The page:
346. Memorandum From the Executive Secretary of the Intelligence Survey Group (Blum) to Allen W. Dulles, Mathias F. Correa, and William H. Jackson 0


  • Survey Group: Progress Report and Recommendations for Future Activities
We are in sight of the end of the first stage of the Survey Group’s work. This stage will be over with the completion of our first overall report on CIA. Our attention in the second stage will be concentrated on the other intelligence agencies, although we will certainly continue to follow CIA until the entire Survey has been completed, when it will probably be necessary to re-examine CIA and the whole intelligence picture as a result of all of our findings.
We have now about completed fairly detailed examination of the following parts of CIA: ICAPS, Executive for Administration and Management, Executive for Inspection and Security, Legal Counsel, Office of Reports and Estimates, Office of Collection and Dissemination, Office of Operations. Individual summary reports on these activities are being prepared. For security reasons survey of the Office of Special Operations and the Advisory Council has not been completed. We are also completing those contacts in the other intelligence services which seem necessary in order to clarify the relations between those services and CIA. More detailed examination of this question must await the survey of the other intelligence services.
In my opinion, our objective should now be to assemble and analyze the information and views we now have so that we can work toward establishing in the Survey Group a common understanding of the present organization and activities of CIA, the problems concerning them and the intelligence standards against which they should be measured. We can then decide on the type of report we will want to submit to the National Security Council. In deciding this, we must know more clearly the premises that underlie our work. For example, it now appears that even though it is generally recognized that Admiral Hillenkoetter is not entirely satisfactory as Director of Central Intelligence there is no readiness to replace him at present. On the other hand, there is a willingness approaching enthusiasm to dispense with the services of Wright (and presumably certain others with him) and Galloway. If this is the case, [Page 852] then we may want to work directly with Hillenkoetter in bringing about necessary reforms within CIA and in the relations between CIA and other agencies.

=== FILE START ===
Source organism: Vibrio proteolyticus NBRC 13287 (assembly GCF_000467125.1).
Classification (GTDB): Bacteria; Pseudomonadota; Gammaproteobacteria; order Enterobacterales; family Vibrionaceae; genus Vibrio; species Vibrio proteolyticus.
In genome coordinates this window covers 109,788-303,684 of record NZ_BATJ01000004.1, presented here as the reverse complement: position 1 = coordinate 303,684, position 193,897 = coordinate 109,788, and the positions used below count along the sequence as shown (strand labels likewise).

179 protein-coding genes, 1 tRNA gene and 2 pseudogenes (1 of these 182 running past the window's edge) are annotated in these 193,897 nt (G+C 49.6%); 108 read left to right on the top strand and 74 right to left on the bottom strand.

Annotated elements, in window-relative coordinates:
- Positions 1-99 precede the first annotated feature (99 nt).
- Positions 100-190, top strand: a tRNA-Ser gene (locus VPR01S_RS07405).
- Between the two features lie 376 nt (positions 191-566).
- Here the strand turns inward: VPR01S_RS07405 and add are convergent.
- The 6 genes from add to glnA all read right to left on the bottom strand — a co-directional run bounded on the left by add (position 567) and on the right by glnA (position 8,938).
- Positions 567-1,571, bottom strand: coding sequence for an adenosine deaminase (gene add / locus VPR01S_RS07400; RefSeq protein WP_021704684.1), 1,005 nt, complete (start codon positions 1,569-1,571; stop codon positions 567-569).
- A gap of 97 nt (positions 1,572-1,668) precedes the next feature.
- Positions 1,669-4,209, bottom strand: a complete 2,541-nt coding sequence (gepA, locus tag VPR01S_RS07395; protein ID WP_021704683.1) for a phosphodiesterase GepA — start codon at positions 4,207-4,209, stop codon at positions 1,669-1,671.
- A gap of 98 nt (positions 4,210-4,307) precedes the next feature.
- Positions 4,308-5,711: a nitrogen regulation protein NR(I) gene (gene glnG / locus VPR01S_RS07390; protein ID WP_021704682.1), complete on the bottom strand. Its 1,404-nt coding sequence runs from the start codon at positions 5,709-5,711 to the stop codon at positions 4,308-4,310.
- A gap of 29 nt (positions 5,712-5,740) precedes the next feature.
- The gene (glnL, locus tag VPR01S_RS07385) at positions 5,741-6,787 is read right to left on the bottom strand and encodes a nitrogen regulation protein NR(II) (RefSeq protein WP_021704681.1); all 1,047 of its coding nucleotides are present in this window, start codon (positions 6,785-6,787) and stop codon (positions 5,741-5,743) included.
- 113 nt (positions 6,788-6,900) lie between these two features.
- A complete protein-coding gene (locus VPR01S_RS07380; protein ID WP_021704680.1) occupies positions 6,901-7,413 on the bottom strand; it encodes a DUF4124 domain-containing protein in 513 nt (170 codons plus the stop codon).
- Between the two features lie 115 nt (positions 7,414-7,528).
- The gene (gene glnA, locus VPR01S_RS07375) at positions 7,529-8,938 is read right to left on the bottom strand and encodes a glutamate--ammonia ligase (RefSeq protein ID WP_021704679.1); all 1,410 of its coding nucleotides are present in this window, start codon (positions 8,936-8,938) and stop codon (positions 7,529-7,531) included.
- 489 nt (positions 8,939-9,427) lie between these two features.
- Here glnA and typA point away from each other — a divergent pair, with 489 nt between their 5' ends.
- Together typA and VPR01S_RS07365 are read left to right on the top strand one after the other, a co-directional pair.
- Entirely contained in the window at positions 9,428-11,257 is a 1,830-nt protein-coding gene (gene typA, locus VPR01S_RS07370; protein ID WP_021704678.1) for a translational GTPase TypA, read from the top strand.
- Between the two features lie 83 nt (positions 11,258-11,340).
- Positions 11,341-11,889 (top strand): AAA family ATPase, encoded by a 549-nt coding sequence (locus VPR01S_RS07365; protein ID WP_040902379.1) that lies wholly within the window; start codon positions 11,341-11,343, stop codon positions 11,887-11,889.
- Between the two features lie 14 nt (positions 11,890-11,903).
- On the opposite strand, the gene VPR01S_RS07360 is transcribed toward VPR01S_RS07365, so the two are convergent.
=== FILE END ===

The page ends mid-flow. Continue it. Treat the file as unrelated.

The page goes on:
Whatever decision we take regarding the type of report we submit to the National Security Council, the first step, in my opinion, is to develop a common ground through the preparation of an overall draft report marking the end of this first phase of our work. This draft could be completed by about 15 July 1948, that is, after the members of the Survey Group have had time in Washington to study the material in our files, develop their contacts and direct the staff to complete further inquiries.
Such a draft report should include the following:
A discussion of the elements of a sound central intelligence organization, including answers to the following questions: who should control the central agency; should coordination functions and collection functions be in the same agency; how should coordinated intelligence estimates be produced; what should be the relation between secret intelligence and secret operations; should the set-up be different in time of war than in time of peace; to what extent and in what manner should there be centralization of services common to several agencies; how should intelligence collection policies be coordinated; what coordinating authority should the central agency have over the departmental services and how should this authority be exercised?
A descriptive analysis of the present responsibilities, organization and activities of CIA and the relations between CIA and other departments and agencies.
An analysis of the opinions generally held regarding CIA, its personnel and its performance of its task as now conceived.
Our conclusions and appraisal regarding CIA’s proper mission and its present organization and operations.
Recommendations, which should be subject to review in light of our findings in the departmental intelligence agencies.
  1. Source: Central Intelligence Agency Records, Job 80–M01009A, Box 1, Folder 12. Secret.